Cautious optimism among Swiss CFOs
Majority expect little to no effects on their own companies from possible TTIP or Brexit, but see the end of the Schengen agreement as possible threat
Zurich, 11 May 2016
According to the latest quarterly Deloitte CFO Survey, Swiss CFOs are once again somewhat more optimistic than they were three months ago. The overall state of the economy is still viewed with caution, but the positive trend of the last three quarters has proven stable. The company-specific prospects have turned even more for the better. Nearly half of the CFOs polled see the possible end of the Schengen agreement as a danger for their own companies. On the other hand, a majority expects very little in the way of adverse effects from the possible Transatlantic Trade and Investment Partnership (TTIP) or from a potential British withdrawal from the EU (Brexit).
From the perspective of the 116 Swiss-based CFOs surveyed, the quarterly comparison shows an improvement in the overall business outlook: 27% expect positive developments while just over half don’t anticipate any change. About two-thirds (64%) are forecasting increased sales volumes over the next 12 months and 18% see those figures falling. Margins, however, will remain tight: 41% expect them to shrink while 27% think operating margins will rise.
Economic expectations – uncertainty still looms large
Expectations among CFOs regarding the broader economic situation are stable but remain slightly negative overall: One in four (24%) are optimistic about the Swiss economy for the next 12 months, while 28% are pessimistic. The still-cautious mood can also be seen in the perceived level of economic and financial uncertainty: 69% of the CFOs surveyed see the level of uncertainty as high (compared to 81% in Q1 2015), and 30% (19%) see it as normal.
Michael Grampp, Chief Economist at Deloitte in Switzerland: “The economic outlook among Swiss CFOs will remain stable, and yet there is a palpably high level of uncertainty. The main indicator of that is the decreasing readiness to take risks. Only one-fifth of those surveyed say they want to take more risks with their balance sheets at the moment. It follows that 88% state that they will keep a strategic focus on cost controlling. Cost reduction measures also remain a focus. On a positive note, organic growth, market expansion and the introduction of new products and services are also frequently cited as main priorities at the moment.”
The CFO Survey was also carried out in various other European countries in the first quarter of 2016. A comparison of the results shows that an aversion to risk is widespread among CFOs. In Germany and Austria, the willingness to take higher risks is even more muted than in Switzerland. In Great Britain on the other hand, it was slightly higher, but with the Brexit debate in full swing, that readiness to take risks has been cut in half in the last months (47% readiness to take risks in Q3 2015). The biggest risk-takers are the CFOs in Spain and Italy.
External risks dominate – Brexit and TTIP are not a concern in Switzerland
In Switzerland, 67% of CFOs see the development of the Swiss franc as the greatest factor for uncertainty at their own companies, followed by geopolitical dangers (63%), weak domestic demand and increased regulation in Switzerland (both 56%).
Almost half (44%) of the CFOs surveyed see negative effects for their companies should the Schengen agreement fall apart. In addition to the effects on the movement of goods, there is a fear that the movement of skilled workers in particular would be greatly limited.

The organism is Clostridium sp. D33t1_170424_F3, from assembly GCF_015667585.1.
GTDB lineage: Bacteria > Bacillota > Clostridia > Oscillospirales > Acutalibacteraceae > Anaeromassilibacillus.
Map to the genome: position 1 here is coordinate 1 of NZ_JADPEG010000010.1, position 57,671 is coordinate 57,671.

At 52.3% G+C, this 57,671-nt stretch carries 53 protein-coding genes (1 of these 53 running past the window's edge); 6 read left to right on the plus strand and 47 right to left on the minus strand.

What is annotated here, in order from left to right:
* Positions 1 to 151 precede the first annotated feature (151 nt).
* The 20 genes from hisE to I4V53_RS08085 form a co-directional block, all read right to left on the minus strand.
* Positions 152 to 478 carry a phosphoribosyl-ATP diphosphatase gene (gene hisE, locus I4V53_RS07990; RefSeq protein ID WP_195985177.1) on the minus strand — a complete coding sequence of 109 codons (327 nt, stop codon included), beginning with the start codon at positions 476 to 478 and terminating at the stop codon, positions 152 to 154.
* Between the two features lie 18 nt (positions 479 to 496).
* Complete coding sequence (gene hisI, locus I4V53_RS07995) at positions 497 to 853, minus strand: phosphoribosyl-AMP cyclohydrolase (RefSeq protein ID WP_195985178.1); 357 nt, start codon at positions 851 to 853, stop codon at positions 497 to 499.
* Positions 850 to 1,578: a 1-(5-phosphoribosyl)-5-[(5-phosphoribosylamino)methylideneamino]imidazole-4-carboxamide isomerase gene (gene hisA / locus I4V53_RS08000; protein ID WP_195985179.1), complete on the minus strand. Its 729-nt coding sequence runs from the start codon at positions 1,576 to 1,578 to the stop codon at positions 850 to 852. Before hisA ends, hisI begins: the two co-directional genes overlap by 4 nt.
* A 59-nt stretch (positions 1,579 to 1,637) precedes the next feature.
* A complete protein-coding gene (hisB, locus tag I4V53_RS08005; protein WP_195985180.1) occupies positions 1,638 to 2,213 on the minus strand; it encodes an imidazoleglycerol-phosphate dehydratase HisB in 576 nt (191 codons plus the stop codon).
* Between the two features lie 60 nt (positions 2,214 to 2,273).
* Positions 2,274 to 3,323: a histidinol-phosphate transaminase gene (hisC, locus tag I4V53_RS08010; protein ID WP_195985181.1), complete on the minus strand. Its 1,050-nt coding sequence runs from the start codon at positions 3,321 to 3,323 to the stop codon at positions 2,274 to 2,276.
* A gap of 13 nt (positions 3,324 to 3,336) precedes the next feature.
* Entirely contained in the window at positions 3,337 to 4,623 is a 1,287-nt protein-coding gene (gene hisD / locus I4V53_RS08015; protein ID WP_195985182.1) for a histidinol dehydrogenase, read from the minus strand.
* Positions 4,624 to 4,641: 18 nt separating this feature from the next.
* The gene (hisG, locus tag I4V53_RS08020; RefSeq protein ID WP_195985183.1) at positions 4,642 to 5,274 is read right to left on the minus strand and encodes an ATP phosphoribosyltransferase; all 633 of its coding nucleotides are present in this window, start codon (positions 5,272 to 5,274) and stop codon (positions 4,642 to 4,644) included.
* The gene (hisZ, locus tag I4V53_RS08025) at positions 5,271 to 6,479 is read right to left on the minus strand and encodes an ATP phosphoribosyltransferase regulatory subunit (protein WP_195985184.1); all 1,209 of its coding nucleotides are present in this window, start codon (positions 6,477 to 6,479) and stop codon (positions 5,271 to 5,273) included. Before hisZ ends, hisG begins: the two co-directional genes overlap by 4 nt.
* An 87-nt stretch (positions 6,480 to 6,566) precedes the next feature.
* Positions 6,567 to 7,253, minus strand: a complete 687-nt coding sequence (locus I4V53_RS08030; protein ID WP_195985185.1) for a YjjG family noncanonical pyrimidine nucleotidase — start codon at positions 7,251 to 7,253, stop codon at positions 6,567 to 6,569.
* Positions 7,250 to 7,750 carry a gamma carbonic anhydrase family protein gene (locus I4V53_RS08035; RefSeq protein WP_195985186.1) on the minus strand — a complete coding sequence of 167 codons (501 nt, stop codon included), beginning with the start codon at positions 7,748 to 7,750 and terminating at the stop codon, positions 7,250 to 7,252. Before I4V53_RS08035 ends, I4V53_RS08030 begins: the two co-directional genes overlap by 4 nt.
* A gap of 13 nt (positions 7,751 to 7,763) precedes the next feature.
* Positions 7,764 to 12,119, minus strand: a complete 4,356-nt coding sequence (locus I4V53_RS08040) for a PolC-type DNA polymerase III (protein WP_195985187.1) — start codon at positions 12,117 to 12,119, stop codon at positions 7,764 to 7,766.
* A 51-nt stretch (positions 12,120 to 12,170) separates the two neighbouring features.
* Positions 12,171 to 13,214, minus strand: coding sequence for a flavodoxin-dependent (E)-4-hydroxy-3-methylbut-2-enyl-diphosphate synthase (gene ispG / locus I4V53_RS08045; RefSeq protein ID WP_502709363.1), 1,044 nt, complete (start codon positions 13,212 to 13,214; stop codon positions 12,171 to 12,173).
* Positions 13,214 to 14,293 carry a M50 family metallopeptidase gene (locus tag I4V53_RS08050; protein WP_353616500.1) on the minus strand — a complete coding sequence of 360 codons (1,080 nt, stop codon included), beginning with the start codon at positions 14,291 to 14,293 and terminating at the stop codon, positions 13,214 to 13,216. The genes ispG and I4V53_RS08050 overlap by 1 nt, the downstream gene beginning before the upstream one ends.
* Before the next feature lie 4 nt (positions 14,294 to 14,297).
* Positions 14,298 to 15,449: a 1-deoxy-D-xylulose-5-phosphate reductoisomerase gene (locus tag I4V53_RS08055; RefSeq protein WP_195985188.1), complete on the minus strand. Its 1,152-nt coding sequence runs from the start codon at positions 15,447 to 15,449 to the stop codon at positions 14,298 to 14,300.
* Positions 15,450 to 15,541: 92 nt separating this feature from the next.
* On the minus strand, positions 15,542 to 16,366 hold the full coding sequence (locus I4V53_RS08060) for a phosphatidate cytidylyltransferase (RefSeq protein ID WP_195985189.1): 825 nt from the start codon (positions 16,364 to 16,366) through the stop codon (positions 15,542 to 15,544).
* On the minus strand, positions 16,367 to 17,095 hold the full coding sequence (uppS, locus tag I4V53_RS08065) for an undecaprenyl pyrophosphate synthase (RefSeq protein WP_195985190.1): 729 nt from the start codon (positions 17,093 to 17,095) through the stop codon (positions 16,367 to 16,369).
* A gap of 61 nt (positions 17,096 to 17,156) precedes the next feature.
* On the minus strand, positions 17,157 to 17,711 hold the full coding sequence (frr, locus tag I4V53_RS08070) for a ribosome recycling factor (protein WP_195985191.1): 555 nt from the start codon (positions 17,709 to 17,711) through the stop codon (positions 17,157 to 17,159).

On the other hand, a majority (80%) of the polled CFOs expect no effects on their own companies if the Transatlantic Trade and Investment Partnership (TTIP) between the EU and the USA goes through; 14% see it as potentially having a positive effect.
17% of Swiss CFOs anticipate negative effects on their companies from a possible withdrawal by Great Britain from the EU (Brexit), while 80% see it as neither good nor bad. This particular subject was met with substantially more pessimism in other countries. In Great Britain 75% of the companies are of the opinion that it should stay part of the EU. In Ireland, 58% would expect negative outcomes from a Brexit and in the Netherlands it was 44%.
About the Deloitte CFO Survey
Each quarter, Deloitte in Switzerland conducts a survey amongst Chief Financial Officers (CFOs) and Group Financial Directors. The survey gauges their attitudes towards to outlook for business, financing, risk and strategies, and identifies trends and key themes in the Swiss corporate sector. The Q1 2016 edition was conducted between 29 February and 29 March 2016, with a total of 116 CFOs participating. They represent both listed companies and large private companies from all relevant industries. The CFO Survey is the only of its kind in Switzerland.
The full results of the Deloitte CFO Survey are available online.
Deloitte conducts similar CFO surveys in more than 30 countries: European CFO Survey.
About Deloitte in Switzerland
Deloitte is a leading accounting and consulting company in Switzerland and provides industry-specific services in the areas of audit, tax, consulting and financial advisory. With more than 1,400 employees at six locations in Basel, Berne, Geneva, Lausanne, Lugano and Zurich (headquarters), Deloitte serves companies and institutions of all legal forms and sizes in all industry sectors. Deloitte AG is a subsidiary of Deloitte LLP, the UK member firm of Deloitte Touche Tohmatsu Limited (DTTL). DTTL member firms comprise of over 225,000 employees in more than 150 countries.
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